Meanwhile ISAF's staff officers were working the traps on the normal staffing process, which is to say elevating the document through the chain of command. As I said, Morrell did a really poor job of explaining what this means. Any product that's being circulated from one organization to another organization (or to highers) must first go through review from the parent command, and this one is no different. So the resource request goes up to CENTCOM, where people in the plans shop dissect the work done at ISAF and add their comments, criticisms, and recommendations. The product then either gets returned to ISAF for changes or pushed further up the chain to the Joint Staff. (I would assume in this case, because of the importance to the president of getting GEN McChrystal's unvarnished assessment, that the request kept moving upward with comments appended to it and contributors identified. I wouldn't expect that the request would be repeatedly socialized for consensus considering the sensitivity of the subject.) So it goes to the Joint Staff, where the same thing happens: the J-5 shop (and probably the chiefs) look over it, add their comments, and pass it up to OSD.
This is how the process usually works, and probably is working alongside the more high-profile socialization going on right now with the president and his principals. Some of the journalists just didn't seem to understand why it would happen this way, or why the SecDef would respond to the president's request to take a look before the formal review process (via CENTCOM and the Joint Staff and OSD) had taken place, or why this doesn't speak ill of the Secretary or the President, or something.
Dude, why are you talking about leaks? Why can't you just say "yeah, all the big boys have seen it, but the document is being processed by their staffs and they haven't had the opportunity to formally comment"?! Do these people think that the military decision making process consists of a bunch of greybeards sitting around a conference table bullshitting and then saying "listen Prez, this is the plan"?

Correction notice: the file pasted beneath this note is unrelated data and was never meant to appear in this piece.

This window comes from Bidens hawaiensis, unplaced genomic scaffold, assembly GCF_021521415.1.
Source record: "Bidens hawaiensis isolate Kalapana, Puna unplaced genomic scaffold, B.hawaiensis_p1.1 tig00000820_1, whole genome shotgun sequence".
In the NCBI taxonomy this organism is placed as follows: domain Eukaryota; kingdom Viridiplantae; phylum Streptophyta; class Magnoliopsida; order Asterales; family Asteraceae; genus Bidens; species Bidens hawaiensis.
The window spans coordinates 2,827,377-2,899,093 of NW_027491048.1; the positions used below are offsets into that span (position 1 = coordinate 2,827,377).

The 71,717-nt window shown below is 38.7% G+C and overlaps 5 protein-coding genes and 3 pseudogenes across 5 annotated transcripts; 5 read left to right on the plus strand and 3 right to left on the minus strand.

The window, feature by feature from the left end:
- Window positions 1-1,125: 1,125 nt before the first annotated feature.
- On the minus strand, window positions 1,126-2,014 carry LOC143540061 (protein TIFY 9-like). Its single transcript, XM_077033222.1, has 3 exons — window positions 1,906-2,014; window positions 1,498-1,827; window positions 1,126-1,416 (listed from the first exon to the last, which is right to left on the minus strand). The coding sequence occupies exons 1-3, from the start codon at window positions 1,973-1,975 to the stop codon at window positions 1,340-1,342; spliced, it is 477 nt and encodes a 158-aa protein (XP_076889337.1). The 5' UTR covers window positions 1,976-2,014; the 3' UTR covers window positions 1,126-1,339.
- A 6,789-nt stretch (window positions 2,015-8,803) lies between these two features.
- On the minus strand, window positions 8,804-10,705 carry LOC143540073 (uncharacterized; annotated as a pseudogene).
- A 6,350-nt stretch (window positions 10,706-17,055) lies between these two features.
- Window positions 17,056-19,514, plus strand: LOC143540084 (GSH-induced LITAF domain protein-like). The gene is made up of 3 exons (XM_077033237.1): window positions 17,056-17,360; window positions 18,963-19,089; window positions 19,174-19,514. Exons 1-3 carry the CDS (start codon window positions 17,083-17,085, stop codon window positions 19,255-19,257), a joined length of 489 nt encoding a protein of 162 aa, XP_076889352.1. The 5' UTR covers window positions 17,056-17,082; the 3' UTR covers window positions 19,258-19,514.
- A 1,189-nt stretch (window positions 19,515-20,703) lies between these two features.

Q My question was, if Admiral Mullen and Petraeus have had an opportunity to see this request --
MR. MORRELL: Admiral Mullen and General Petraeus have seen the request.
Q Then why --
MR. MORRELL: There is nobody who is involved in the chain of command who has not seen --
Q (Off mike.)
MR. MORRELL: -- who has not seen or studied or is intimately familiar with the request.
The only thing that has not taken place thus far is them formally weighing in, in terms of officially vetting and commenting on it.
Q Why wouldn't they have waited, if they've already seen the request? Why would it have to go to the president, without their assessment in it, if they've already seen it?
I think that was the question that Philip was getting at.
MR. MORRELL: Listen, we are involved, as I'd said before, in what is a somewhat unconventional process. And normally -- listen, we saw what happened frankly with the assessment and the leaks that took place. And I think we want -- we wanted to avoid any opportunity for leaking of this, before the president had an opportunity to see it himself.
And so I think that is why the secretary wanted to own it and make -- be the one who determined where it went and when it went there.
. . .
Q I'm still unclear on the resource request, why the secretary and the president found it appropriate to overstep the military chain of command on this request -- on this resource request; why the secretary had this informal copy and provided it to the president before his military leadership. I mean, doesn't this just --
MR. MORRELL: What don't you understand about it? What do you find troubling about it?
Q Just doesn't this just further -- doesn't this further exacerbate this argument that there's a division between the civilian and the military leadership on what you're going on?
MR. MORRELL: I don't -- I don't think so at all. I mean, again, let me remind you of the facts. At every stage in this process, the military has been represented in every discussion. They've participated in every discussion. General Petraeus has a seat at the table today, just as he has in the previous two conversations. General McChrystal will be -- (inaudible) -- in from Afghanistan, just as he had in the previous conversations. The chairman of the Joint Chiefs, of course, has a seat at the table. So the military is strongly represented in each of these discussions, and will continue to be.
Anyway, the president and everyone else involved in the conversation now knows what to expect as far as resource requests, and have apparently known for about a week now. So anything that's come out of the White House or the Pentagon this week should be considered in that light, including the president's comments to the effect that a substantial drawdown is not being considered.